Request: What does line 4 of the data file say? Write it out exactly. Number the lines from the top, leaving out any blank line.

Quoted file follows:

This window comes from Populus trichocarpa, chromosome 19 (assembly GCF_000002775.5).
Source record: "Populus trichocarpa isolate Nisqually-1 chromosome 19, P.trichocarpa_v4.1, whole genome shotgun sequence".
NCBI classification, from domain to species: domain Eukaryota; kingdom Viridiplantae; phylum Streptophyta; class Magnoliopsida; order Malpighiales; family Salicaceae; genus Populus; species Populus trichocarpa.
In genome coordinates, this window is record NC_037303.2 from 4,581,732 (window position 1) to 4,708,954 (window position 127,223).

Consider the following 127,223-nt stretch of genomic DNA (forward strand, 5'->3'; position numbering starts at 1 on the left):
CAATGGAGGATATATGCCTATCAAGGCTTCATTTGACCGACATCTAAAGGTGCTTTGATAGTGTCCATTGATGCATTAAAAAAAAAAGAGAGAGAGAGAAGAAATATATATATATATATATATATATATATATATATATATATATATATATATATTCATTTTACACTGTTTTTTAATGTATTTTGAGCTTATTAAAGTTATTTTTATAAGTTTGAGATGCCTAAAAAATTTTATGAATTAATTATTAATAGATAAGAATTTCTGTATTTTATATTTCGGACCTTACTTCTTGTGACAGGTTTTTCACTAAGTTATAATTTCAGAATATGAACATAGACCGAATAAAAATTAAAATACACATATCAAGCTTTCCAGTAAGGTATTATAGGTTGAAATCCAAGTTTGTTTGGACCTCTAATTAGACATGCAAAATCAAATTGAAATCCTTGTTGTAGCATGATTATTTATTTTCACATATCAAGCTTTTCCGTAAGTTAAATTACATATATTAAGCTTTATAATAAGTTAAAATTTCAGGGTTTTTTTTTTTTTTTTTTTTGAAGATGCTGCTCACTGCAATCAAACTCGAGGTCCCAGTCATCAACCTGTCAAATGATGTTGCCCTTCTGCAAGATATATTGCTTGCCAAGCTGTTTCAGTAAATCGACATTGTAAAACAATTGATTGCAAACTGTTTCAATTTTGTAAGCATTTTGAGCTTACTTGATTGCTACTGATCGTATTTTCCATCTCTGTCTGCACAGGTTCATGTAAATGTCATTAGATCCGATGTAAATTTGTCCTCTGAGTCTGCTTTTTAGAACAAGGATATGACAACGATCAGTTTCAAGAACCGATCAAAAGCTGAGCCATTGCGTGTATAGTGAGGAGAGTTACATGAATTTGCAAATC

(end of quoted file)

In genome coordinates, this window is record NC_037303.2 from 4,581,732 (window position 1) to 4,708,954 (window position 127,223).